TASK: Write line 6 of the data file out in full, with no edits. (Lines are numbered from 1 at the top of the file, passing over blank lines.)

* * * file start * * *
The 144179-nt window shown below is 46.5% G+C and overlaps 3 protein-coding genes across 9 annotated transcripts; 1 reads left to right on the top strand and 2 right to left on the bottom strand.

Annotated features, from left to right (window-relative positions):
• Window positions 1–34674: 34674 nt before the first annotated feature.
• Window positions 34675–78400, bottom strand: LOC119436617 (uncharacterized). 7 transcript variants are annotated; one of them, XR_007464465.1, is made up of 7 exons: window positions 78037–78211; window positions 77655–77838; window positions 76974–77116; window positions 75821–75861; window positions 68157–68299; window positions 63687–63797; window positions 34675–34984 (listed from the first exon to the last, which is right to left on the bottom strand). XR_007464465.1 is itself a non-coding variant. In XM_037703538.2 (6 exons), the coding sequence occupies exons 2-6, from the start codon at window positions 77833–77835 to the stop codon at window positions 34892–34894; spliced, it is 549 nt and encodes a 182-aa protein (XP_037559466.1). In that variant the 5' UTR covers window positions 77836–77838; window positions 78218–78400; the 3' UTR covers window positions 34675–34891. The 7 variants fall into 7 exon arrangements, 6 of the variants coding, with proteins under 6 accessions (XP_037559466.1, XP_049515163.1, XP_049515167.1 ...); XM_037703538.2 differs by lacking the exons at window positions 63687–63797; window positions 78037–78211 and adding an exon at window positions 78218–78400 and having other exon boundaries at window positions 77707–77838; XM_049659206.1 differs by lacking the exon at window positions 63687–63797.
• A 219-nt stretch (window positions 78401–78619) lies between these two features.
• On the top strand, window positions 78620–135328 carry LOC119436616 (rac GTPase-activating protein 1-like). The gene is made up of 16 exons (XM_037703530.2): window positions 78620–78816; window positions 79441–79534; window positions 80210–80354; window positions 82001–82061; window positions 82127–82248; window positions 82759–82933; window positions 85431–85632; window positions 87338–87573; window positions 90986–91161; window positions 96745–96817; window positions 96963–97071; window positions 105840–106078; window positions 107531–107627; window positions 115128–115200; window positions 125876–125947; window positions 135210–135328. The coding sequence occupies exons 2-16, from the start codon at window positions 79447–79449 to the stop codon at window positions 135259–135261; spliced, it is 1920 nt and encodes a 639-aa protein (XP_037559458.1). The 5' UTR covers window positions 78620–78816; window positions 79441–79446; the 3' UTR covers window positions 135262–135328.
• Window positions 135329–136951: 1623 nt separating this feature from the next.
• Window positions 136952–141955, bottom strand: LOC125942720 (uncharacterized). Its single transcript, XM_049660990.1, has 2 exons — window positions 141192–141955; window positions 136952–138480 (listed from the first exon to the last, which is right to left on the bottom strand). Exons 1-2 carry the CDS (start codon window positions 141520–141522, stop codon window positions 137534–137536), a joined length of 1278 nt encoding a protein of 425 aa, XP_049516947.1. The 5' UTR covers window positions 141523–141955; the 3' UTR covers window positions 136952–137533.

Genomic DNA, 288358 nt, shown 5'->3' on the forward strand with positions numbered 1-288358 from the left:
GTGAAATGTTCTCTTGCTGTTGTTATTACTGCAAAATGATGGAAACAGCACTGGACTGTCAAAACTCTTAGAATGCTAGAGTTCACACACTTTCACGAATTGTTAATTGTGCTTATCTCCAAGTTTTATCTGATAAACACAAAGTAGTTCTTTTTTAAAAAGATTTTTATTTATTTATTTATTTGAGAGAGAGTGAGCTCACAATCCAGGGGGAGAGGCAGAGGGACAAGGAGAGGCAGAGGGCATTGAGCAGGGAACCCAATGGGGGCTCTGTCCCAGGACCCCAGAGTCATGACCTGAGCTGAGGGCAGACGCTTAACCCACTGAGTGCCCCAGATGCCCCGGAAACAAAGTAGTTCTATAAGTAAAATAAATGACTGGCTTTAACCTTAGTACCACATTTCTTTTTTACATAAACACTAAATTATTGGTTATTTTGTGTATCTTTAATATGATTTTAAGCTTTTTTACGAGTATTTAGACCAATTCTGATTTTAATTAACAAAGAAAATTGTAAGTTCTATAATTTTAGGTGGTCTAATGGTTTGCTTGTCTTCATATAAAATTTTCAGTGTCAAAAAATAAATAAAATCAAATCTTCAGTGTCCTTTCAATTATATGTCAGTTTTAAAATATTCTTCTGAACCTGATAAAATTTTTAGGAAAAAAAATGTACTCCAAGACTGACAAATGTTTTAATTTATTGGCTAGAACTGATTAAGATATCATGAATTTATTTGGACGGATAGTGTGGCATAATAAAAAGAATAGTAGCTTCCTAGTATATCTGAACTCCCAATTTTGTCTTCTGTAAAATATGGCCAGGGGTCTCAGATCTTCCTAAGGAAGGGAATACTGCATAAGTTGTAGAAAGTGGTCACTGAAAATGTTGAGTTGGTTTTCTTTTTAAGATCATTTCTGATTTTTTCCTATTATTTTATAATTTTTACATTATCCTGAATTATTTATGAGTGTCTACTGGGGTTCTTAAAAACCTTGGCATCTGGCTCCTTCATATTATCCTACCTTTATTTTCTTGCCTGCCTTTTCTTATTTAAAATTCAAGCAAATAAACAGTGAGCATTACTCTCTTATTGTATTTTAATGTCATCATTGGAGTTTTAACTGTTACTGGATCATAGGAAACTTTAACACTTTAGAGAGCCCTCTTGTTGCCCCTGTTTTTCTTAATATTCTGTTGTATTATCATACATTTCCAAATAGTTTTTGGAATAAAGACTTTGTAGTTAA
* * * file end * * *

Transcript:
• On the top strand, window positions 78620–135328 carry LOC119436616 (rac GTPase-activating protein 1-like). The gene is made up of 16 exons (XM_037703530.2): window positions 78620–78816; window positions 79441–79534; window positions 80210–80354; window positions 82001–82061; window positions 82127–82248; window positions 82759–82933; window positions 85431–85632; window positions 87338–87573; window positions 90986–91161; window positions 96745–96817; window positions 96963–97071; window positions 105840–106078; window positions 107531–107627; window positions 115128–115200; window positions 125876–125947; window positions 135210–135328. The coding sequence occupies exons 2-16, from the start codon at window positions 79447–79449 to the stop codon at window positions 135259–135261; spliced, it is 1920 nt and encodes a 639-aa protein (XP_037559458.1). The 5' UTR covers window positions 78620–78816; window positions 79441–79446; the 3' UTR covers window positions 135262–135328.